Bats IPO Could Value Exchange Operator at $1.8 Billionby
Markets operator will sell shares for $17 to $19 apiece
Bats to list its own stock four years after first IPO flopped
Bats Global Markets Inc. says its initial public offering may value the second-largest U.S. stock exchange operator at as much as $1.8 billion, more than double the valuation in its failed IPO attempt four years ago.
Bats will sell 11.2 million shares for $17 to $19 each, according to an updated filing on Monday. Based on the company’s 95.7 million shares outstanding, the entire company would be worth $1.6 billion to $1.8 billion. The aborted 2012 listing gave Bats a value of about $760 million.
The company begins its roadshow for the offering as soon as this week, according to a person familiar with the plans. Although it’s already April, Bats would be one of the first U.S. IPOs of 2016. Stock-market volatility and investor unease reduced the number of companies willing to list their shares in the first quarter.
The Lenexa, Kansas-based securities market withdrew a previous listing because an error in its trading software stopped its shares from opening properly. The company has expanded since then by moving into markets including foreign exchange and options. It has become the biggest pan-European stock exchange. And it now lists exchange-traded funds.
The IPO could raise as much as $212.8 million. A $1.8 billion valuation would make the exchange operator the 17th biggest globally by market capitalization, according to data compiled by Bloomberg. Bats’s stockholders have the option to sell another 1.68 million shares, which would increase the size of the sale to 12.88 million shares, according to the filing.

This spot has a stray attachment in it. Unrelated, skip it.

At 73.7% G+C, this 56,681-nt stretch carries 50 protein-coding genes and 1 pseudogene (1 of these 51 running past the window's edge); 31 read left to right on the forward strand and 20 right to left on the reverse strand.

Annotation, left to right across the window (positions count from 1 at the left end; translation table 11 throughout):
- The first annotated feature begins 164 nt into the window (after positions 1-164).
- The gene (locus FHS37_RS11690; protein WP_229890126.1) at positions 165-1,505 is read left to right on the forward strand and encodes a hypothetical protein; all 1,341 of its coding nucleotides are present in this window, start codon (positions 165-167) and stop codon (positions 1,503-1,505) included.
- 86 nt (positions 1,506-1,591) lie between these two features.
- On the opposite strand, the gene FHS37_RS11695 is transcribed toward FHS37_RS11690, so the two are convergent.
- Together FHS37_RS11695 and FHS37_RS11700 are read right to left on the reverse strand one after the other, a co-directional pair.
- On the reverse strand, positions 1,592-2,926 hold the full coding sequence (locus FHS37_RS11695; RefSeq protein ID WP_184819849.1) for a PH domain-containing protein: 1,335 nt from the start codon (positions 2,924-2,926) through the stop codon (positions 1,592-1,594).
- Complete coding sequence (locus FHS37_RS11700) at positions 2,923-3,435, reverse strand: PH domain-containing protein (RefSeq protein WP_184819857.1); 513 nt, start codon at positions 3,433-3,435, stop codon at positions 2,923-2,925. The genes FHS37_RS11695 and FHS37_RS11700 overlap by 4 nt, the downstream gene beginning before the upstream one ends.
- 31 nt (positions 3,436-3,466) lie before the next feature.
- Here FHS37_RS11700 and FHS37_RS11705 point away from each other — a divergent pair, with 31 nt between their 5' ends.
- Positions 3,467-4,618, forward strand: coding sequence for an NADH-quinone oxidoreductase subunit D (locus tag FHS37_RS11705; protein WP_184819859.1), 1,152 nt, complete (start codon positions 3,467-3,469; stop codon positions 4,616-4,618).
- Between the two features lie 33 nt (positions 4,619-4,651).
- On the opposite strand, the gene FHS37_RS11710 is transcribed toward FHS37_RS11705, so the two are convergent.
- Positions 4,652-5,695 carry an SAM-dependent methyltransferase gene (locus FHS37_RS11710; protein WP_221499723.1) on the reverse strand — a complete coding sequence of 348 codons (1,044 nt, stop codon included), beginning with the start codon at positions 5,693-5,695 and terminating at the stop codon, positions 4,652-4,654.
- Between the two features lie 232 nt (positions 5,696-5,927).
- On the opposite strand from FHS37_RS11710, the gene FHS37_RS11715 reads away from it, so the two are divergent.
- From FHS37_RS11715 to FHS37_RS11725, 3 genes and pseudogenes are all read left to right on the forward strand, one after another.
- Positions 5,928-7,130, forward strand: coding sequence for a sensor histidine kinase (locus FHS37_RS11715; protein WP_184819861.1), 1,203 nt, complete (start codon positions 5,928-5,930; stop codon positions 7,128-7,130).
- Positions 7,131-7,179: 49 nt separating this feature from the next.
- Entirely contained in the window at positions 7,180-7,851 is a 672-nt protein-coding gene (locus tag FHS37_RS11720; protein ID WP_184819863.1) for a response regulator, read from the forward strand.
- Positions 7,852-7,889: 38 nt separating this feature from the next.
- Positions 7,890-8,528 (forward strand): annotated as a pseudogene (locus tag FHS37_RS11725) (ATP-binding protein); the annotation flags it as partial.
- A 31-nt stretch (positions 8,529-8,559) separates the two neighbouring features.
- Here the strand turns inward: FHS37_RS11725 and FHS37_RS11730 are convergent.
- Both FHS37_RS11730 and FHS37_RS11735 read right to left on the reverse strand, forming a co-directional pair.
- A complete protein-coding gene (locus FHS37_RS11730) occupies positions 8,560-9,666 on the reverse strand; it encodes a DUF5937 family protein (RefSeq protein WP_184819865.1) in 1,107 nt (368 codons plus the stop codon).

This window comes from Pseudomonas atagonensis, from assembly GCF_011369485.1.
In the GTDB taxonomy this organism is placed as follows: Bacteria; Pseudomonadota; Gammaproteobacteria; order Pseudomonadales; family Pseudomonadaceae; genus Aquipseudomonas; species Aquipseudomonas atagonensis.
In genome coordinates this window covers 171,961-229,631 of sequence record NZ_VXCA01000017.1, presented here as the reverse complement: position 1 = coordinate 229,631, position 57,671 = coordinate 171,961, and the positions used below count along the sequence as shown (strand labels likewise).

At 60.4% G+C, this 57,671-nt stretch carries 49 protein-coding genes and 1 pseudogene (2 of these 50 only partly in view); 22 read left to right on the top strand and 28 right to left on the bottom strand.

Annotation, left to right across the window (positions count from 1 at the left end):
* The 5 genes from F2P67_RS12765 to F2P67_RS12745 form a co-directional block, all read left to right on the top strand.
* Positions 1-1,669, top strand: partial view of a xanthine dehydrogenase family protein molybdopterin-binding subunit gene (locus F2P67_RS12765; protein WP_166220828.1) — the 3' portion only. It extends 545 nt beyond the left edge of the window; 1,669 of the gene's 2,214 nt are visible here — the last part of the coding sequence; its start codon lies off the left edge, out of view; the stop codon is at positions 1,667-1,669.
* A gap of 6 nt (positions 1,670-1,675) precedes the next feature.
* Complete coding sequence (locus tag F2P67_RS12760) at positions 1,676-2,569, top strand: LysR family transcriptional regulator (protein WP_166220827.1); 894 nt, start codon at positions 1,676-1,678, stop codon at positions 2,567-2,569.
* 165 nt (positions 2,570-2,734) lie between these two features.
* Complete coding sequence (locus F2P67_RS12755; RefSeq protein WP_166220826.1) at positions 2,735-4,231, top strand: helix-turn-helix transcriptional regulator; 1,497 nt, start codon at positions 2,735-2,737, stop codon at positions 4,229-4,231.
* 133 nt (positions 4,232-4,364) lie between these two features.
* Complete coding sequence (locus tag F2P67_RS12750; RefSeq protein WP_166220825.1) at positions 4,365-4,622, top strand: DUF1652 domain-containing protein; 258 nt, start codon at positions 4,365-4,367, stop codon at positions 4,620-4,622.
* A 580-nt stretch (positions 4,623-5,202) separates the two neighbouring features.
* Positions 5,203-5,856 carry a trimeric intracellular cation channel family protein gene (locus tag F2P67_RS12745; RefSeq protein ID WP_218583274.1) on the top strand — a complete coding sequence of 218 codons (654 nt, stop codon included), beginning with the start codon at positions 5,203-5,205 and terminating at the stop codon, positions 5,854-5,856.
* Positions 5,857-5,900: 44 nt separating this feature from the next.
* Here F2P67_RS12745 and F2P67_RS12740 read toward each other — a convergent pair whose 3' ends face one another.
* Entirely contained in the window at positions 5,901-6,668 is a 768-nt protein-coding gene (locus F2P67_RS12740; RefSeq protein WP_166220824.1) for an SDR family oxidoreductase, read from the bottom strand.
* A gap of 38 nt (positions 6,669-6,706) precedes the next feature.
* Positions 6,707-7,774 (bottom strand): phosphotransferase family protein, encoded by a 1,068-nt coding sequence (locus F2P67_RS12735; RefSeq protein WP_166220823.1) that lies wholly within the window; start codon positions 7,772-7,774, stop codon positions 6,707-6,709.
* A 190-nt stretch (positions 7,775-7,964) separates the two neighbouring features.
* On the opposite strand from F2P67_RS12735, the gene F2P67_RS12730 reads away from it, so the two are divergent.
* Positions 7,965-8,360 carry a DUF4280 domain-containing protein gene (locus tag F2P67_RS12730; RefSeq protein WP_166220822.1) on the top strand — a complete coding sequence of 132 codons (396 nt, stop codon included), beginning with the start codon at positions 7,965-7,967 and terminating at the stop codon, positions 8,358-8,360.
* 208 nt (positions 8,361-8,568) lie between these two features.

Bats was formed more than 10 years ago by a consortium of financial institutions to rival the New York Stock Exchange and Nasdaq Stock Market in technology, speed and pricing. It is the biggest U.S. stock-exchange operator behind NYSE. Its owners include JPMorgan Chase & Co., Goldman Sachs Group Inc., KCG Holdings Inc. and Citadel LLC.
The company’s listing would be Bats’s first, potentially opening up a new line of business for the exchange operator and giving it an opportunity to compete with NYSE and Nasdaq.
The company has a heritage of cutting-edge technology. The time it takes for Bats to process an order message has decreased 94 percent to 57 microseconds from more than 930 microseconds in January 2007. It has 286 employees globally.
Morgan Stanley and Citigroup Inc. are the lead underwriters.
(A previous version of this story was corrected to change the highest potential value of Bats to $1.8 billion.)